Jury prizes were awarded to “Wheel of Fortune and Fantasy” by Ryusuke Hamaguchi (Grand Jury Prize) and “Herr Bachmann und seine Klasse” by Maria Speth (Jury Prize). Best Director went to Dénes Nagy for “Natural Light.” New this year was the gender-neutral announcement in the competition, i.e. that there were no separate prizes for male and female performers, which was decided in the spirit of gender diversity and is thus contemporary. This prize was awarded to Maren Eggert for the leading role for her performance in “Ich bin dein Mensch” by Maria Schrader and to Lilla Kizinger for the supporting role in “Forest – I see you Everywhere” by Bence Fliegauf. Hong Sangsoo received the Silver Bear for Best Screenplay for “Introduction,” where he also directed. The Bear for Outstanding Artistic Achievement went to Yibrán Asuad for his montage “A Cop Movie.”

Self-Reflective Think Tanks

In addition to Berlinale Talents, the European Film Market (EFM) also ran completely online this year. Here, too, online access was necessary, for which one had to be accredited. The EFM is considered one of the most important trade platforms for audiovisual content and is the first important industry meeting of the year. The number of exhibitors was increased within the online possibilities, so that this year 504 exhibitors* could participate at 264 virtual booths. In their report, the organizers expressed their satisfaction with the progress and acceptance of the online format. Many projects were realized or initiated during the five days. With 12,000 visitors daily, the traffic was very satisfactory.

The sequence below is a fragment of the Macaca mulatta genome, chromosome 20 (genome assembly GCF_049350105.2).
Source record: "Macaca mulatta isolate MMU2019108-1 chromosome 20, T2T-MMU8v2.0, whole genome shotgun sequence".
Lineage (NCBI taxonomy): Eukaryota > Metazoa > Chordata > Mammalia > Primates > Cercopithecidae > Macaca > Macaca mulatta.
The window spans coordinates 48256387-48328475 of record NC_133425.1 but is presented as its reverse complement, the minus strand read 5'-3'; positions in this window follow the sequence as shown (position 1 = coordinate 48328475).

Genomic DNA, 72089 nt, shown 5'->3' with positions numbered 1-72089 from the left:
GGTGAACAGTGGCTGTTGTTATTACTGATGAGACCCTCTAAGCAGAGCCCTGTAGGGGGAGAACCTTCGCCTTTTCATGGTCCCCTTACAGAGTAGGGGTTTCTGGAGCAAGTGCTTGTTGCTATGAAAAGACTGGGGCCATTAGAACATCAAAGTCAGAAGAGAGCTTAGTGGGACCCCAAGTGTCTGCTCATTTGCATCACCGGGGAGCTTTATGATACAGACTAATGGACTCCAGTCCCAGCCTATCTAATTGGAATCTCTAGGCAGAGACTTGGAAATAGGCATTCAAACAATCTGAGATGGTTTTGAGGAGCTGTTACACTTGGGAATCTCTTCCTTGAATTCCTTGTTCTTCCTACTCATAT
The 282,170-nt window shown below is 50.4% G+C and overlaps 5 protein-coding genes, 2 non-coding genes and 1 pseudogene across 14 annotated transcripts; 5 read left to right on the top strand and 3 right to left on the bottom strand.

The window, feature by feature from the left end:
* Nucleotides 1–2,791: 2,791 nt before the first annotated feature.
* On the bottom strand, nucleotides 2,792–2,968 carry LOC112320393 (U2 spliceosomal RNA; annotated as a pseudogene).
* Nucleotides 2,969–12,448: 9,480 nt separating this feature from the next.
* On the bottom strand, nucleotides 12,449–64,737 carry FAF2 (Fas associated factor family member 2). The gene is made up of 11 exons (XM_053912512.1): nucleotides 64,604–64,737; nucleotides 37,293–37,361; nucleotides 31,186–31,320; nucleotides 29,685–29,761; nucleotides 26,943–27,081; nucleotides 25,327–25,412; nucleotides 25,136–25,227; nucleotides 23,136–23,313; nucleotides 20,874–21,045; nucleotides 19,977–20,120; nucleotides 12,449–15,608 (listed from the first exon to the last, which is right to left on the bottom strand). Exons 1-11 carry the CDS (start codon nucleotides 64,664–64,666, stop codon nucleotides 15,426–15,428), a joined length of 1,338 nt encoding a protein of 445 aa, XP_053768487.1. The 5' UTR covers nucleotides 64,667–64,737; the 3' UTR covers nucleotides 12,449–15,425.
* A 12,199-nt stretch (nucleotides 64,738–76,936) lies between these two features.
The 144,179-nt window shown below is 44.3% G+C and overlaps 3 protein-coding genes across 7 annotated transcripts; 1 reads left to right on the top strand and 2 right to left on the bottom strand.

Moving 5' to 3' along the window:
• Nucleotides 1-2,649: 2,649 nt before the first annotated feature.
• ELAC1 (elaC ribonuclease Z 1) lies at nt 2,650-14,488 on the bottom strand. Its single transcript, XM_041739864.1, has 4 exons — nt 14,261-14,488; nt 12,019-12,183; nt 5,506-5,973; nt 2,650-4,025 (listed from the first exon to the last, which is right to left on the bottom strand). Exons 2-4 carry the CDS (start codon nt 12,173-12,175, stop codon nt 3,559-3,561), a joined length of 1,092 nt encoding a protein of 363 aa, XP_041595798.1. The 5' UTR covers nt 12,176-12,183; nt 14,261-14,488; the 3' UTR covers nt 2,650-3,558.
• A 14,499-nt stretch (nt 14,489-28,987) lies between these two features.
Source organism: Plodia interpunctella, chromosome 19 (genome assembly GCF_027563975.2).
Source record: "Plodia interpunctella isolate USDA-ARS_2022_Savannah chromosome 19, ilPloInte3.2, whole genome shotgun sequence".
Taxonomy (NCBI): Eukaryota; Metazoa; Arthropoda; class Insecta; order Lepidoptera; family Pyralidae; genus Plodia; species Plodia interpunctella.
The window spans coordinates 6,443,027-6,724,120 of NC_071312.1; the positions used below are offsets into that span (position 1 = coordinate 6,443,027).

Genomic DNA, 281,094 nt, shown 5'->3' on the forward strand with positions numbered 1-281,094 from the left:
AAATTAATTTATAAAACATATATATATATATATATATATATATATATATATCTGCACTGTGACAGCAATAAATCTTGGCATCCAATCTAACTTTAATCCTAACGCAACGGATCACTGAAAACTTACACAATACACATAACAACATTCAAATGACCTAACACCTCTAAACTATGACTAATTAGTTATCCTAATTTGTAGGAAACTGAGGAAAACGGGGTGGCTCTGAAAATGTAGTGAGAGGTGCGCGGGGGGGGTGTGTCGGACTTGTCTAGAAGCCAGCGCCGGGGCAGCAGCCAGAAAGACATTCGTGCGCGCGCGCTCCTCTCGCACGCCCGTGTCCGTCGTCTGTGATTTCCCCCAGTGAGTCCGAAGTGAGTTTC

Also part of the EFM were the ‘Industry Sessions’, which offered a wide range of talks, roundtables, workshops, think tanks and showcases. Almost all of them could be used freely by the accredited participants. The only exception was the Think Tanks, which were held on three topics: ‘Digitising The Business’, ‘The Role and Responsibilities of Festivals and Markets’ and ‘Diversifying the Business’. According to official statements, the closed doors of this self-reflective format were intended to ensure a safe space in which participants could openly address sensitive and problematic experiences without fear.

But despite all understanding for the great relevance of safe spaces in times of right-wing populism and aggressive trolling, the opportunity was missed here to conduct self-critical discourse openly on an international stage. The Berlinale thus retains its discursive power as a traditional institution and decides who is allowed to participate and who is not; it does not let itself be seen in the cards. In the end, what remains is a meager, six-page results paper. And so what is sold as wokeness only fits into the logic of exclusivity, limited access and intransparency.

Berlinale on Hold

The Berlinale has presented itself in crisis mode. It was too hesitant for too long and didn’t really want to move away from its tradition, so digital had to feel like a stopgap measure that was only taken in response to political pressure. In an interview with BR, screenwriter Felix von Böhm said: “Festivals exist because we love cinema. And now there are no cinemas. That makes it insanely difficult to even save the festivals over these difficult times.” That sums up the Berlinale’s mode. Waiting until it can go on as before, completely committed to tradition with red carpet and cinema screen; and severely limited access.